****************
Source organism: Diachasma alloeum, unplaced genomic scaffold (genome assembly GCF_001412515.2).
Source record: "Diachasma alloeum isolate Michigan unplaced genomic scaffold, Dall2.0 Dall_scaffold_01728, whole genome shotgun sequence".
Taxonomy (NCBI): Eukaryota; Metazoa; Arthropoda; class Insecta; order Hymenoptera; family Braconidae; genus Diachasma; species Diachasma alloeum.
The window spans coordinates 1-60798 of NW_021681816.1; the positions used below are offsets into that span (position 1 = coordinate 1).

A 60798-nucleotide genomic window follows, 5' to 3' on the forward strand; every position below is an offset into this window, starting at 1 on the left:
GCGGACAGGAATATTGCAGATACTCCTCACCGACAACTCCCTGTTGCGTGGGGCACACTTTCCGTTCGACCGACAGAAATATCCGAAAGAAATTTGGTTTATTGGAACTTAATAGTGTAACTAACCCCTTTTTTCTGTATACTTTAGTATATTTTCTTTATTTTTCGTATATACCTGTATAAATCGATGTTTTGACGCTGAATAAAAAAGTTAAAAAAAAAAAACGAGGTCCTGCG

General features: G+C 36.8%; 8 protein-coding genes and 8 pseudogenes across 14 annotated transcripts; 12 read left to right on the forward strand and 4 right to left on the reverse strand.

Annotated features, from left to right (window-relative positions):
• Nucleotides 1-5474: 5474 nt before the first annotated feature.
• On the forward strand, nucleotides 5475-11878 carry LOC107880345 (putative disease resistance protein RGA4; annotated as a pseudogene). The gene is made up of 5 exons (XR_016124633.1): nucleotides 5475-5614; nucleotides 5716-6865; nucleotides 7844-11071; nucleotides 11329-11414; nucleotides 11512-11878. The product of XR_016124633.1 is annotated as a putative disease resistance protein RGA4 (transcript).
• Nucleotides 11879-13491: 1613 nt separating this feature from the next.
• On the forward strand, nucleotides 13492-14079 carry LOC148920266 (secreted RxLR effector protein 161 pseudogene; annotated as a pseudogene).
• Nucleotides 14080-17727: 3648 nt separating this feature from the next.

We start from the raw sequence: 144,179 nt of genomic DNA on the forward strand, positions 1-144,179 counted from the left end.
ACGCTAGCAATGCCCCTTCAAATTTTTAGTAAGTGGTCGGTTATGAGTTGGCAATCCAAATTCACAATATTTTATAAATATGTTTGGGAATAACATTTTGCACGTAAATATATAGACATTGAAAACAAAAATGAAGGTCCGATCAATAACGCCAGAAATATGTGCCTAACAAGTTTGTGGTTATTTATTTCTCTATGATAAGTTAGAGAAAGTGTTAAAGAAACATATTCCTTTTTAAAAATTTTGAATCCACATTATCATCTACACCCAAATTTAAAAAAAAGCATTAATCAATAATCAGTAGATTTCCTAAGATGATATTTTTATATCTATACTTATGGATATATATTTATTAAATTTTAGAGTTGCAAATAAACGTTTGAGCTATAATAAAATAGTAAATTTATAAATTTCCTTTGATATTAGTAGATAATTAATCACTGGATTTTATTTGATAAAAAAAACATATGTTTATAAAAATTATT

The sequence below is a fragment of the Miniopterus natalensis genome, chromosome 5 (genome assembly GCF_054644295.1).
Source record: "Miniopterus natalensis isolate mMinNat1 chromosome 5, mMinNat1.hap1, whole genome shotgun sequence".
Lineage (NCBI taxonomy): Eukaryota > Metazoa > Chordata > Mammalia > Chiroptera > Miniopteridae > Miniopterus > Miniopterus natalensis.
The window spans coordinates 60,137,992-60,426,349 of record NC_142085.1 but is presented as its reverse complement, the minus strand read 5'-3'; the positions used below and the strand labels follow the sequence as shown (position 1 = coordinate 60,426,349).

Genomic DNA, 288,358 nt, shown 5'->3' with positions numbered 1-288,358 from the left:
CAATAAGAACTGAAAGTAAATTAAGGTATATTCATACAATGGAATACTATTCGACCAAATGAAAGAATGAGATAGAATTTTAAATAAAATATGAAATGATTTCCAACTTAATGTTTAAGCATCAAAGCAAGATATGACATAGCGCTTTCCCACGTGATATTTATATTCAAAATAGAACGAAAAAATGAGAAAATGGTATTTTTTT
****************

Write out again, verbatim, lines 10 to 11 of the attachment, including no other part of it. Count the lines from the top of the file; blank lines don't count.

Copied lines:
• On the forward strand, nucleotides 5475-11878 carry LOC107880345 (putative disease resistance protein RGA4; annotated as a pseudogene). The gene is made up of 5 exons (XR_016124633.1): nucleotides 5475-5614; nucleotides 5716-6865; nucleotides 7844-11071; nucleotides 11329-11414; nucleotides 11512-11878. The product of XR_016124633.1 is annotated as a putative disease resistance protein RGA4 (transcript).
• Nucleotides 11879-13491: 1613 nt separating this feature from the next.